Outcasts, Misfits, and Heroes

by Trish and Nancy

This is a summer for outcast heroes. The seasonal blockbusters kicked off with Wolverine, followed by Jim Kirk in Star Trek. You could also make the case that Spock is a misfit hero, a son of two worlds who doesn’t entirely fit in either. Into the mix dropped John Connor, who spent most of his youth on the run (and if you love strong heroines, check out Terminator: The Sarah Connor Chronicles on DVD).

I love this time of year, when all the big summer, popcorn movies — the ones with superheroes, badasses and things that go boom (to borrow a phrase from you, Nancy) start hitting theaters. I love the misfit heroes because it’s so much sweeter when they become a hero, you know? I enjoyed Wolverine, but I LOVED Star Trek. Have seen it twice, and it was worth the price of admission both times. I think Kirk is a misfit of his own making. He takes actions that purposefully make it an outcast. But Spock is an outcast — from not one, but two worlds — because of something he can’t control, his parentage. I haven’t seen Terminator yet, but I want to. Hopefully, soon.

I’d love to claim credit for the “boom” thing, but I think I got it from Jo. Someone blogged on boom a while back. Anyway, I’ve seen Star Trek only once so far but am eager to see it again. Despite being such a Trek geek, I don’t think I’d love it as much if the characters hadn’t pulled me in. Zachary Quinto was great as Spock, and he had big shoes to fill. The original Trek episode “Amok Time” revealed the dichotomy in Spock (I think it was that episode), but this movie really explored it. You make a good point about Kirk choosing to be an outcast while Spock was born one.

Misfit and outcast heroes don’t just appear in movies, though. They’re a staple in books, too. Acheron spent most of his youth as a despised outcast. Hugo in The Unknown Ajax (Georgette Heyer) is despised by his family until he saves their skins and they realize he isn’t the bumpkin they assumed he was. Beast of “Beauty and the Beast” is a classic example. By extension, so is every hero in stories based on that tale.

Jayne Ann Krentz’s Gideon, the hero of Ravished, is shunned by his community until the heroine, a fossil hunter, forces him into the light. Sabrina Jeffries’ Marcus North, Viscount Draker, in To Pleasure a Prince is feared by Society until love forces him into its circles.

Two of my all-time favorite books have outcast heroes. The first is Simple Jess by Pamela Morsi. Pam is writing contemporaries now, but I first fell in love with her historical romances because they’re Americana and she writes fantastic characters. Jess is a very unconventional hero in that he’s “slow” because he was oxygen deprived at birth. But he’s so very endearing and totally believable as a hero. He reminds me a bit of Forrest Gump — a bit slower but he knows what love is. And you totally understand why the heroine, Althea, would fall in love with him.

The other book is Jackson Rule by Dinah McCall (original cover at left). The heroine, Rebecca Hill, is a preacher’s daughter, and Jackson Rule is a convicted killer who has done his time when she hires him to work in her greenhouse. He just wants honest work, something that is often hard to get if the stigma of prison is attached to you.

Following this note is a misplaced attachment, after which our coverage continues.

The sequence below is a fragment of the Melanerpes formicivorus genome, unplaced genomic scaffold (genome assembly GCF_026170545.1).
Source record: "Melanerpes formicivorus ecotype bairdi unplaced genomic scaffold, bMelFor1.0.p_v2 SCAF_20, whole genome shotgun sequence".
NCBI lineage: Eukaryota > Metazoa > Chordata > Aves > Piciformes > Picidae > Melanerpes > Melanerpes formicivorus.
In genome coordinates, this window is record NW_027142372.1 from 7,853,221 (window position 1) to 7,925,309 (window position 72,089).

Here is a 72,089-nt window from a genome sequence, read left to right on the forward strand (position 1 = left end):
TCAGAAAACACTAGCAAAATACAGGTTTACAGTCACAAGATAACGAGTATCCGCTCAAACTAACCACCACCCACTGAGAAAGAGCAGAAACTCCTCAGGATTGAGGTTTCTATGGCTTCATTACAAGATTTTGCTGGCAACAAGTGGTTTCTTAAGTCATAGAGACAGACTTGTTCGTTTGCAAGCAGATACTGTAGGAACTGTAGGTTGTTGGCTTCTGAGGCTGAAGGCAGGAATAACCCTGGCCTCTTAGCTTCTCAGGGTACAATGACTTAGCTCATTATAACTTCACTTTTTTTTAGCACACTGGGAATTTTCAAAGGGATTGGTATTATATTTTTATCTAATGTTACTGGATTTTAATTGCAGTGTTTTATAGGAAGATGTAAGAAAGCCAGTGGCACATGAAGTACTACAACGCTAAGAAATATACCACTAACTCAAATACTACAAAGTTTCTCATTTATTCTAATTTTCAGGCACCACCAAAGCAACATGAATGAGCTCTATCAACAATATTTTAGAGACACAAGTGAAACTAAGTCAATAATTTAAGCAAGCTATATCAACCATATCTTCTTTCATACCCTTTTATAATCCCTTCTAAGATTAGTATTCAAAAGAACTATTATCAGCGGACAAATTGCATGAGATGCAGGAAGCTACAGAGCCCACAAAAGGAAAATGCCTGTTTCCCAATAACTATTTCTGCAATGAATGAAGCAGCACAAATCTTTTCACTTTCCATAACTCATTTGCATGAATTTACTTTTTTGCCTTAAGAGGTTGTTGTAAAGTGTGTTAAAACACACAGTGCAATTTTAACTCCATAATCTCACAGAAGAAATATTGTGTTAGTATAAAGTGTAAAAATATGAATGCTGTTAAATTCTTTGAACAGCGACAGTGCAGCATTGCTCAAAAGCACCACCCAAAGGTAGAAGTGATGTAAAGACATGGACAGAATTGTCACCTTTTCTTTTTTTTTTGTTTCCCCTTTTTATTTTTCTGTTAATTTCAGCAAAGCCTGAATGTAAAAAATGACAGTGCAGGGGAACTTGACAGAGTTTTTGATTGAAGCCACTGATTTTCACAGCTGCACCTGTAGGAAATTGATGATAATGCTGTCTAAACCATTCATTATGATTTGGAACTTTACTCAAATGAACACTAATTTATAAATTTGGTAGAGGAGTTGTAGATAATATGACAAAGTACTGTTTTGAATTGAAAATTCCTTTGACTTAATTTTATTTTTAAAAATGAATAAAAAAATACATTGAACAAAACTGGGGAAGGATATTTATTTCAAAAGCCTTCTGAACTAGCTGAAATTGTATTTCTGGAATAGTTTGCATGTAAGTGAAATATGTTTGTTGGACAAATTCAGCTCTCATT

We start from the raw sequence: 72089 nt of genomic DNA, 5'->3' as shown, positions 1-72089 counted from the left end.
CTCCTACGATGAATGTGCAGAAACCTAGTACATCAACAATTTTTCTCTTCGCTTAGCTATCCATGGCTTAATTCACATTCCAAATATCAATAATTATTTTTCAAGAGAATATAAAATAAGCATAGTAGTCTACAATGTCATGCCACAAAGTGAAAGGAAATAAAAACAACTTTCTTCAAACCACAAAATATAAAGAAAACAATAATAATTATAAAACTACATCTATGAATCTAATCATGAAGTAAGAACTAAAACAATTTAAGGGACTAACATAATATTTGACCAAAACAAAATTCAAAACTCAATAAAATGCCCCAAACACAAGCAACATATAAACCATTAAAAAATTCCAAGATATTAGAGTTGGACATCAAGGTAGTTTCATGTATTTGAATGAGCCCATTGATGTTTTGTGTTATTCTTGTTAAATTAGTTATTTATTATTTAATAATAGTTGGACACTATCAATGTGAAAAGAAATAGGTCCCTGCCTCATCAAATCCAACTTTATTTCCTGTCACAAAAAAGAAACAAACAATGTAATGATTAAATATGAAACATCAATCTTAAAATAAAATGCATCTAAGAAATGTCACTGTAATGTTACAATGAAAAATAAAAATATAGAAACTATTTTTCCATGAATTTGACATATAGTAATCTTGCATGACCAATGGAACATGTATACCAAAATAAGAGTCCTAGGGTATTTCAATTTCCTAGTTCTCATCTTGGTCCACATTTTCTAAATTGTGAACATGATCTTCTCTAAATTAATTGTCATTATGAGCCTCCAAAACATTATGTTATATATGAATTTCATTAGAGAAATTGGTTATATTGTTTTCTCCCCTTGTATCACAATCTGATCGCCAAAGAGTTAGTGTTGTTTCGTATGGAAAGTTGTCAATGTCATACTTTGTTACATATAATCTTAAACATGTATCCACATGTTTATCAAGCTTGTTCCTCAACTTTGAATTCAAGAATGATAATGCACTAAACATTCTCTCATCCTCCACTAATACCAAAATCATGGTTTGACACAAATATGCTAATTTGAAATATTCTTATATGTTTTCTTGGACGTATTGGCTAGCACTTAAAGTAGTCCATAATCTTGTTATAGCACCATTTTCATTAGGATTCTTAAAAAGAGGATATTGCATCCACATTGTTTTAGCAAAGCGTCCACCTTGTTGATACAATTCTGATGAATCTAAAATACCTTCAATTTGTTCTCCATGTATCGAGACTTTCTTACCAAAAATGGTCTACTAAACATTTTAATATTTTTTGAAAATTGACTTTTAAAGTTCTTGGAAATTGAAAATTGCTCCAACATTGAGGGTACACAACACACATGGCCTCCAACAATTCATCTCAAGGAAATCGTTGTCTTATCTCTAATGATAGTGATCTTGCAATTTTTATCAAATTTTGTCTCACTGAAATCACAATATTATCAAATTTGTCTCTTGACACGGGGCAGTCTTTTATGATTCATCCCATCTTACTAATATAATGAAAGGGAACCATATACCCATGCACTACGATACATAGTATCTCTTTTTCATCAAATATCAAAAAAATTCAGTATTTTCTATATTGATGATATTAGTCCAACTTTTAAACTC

Getting back to the geeky movies we so love, the reboot of Jim Kirk has a wild edge Shatner never did, maybe because we didn’t see the original Kirk in bar fights. Is wildness part of the outcast or misfit hero?

I think it makes them more interesting, a bit of the bad boy that readers often love to fantasize about because they’d never date or marry them in real life. The fantasy of taming the wild/bad boy is a powerful one. I do love stories where the outcast hero, who might not seem destined for a happily-ever-after or had anyone believe in him, gets both in a strong heroine. I love that message there being love out there for everyone, even heroes who don’t make it easy to love them. It’s also interesting to see characters like Kirk go from reckless, self-centered men to selfless heroes. It’s a big, interesting character arc.

While not necessarily romantic-type heroes, the misfits are common on TV programs too. Look no further than Monk or House. Or the many different characters on Heroes.


I didn’t even think about Monk! I agree with you about Heroes, too. And one of my favorite series, featuring an ex-covert agent who doesn’t know what to do with himself, is back. If you haven’t checked out Burn Notice on the USA Network, you’ve missed a treat.

Getting back to your point about bad boys, though, I also like to see them find strong women who can get through their armor. There’s a reason the reformed rake (Rhett Butler, anyone?) is such a popular hero, but wild guys don’t tame so easily in real life. Books are a safer way to explore them.

So, banditas and buddies, who’s your favorite bad, outcast, or misfit hero? Do you like the summer blockbuster or like your movies quieter?

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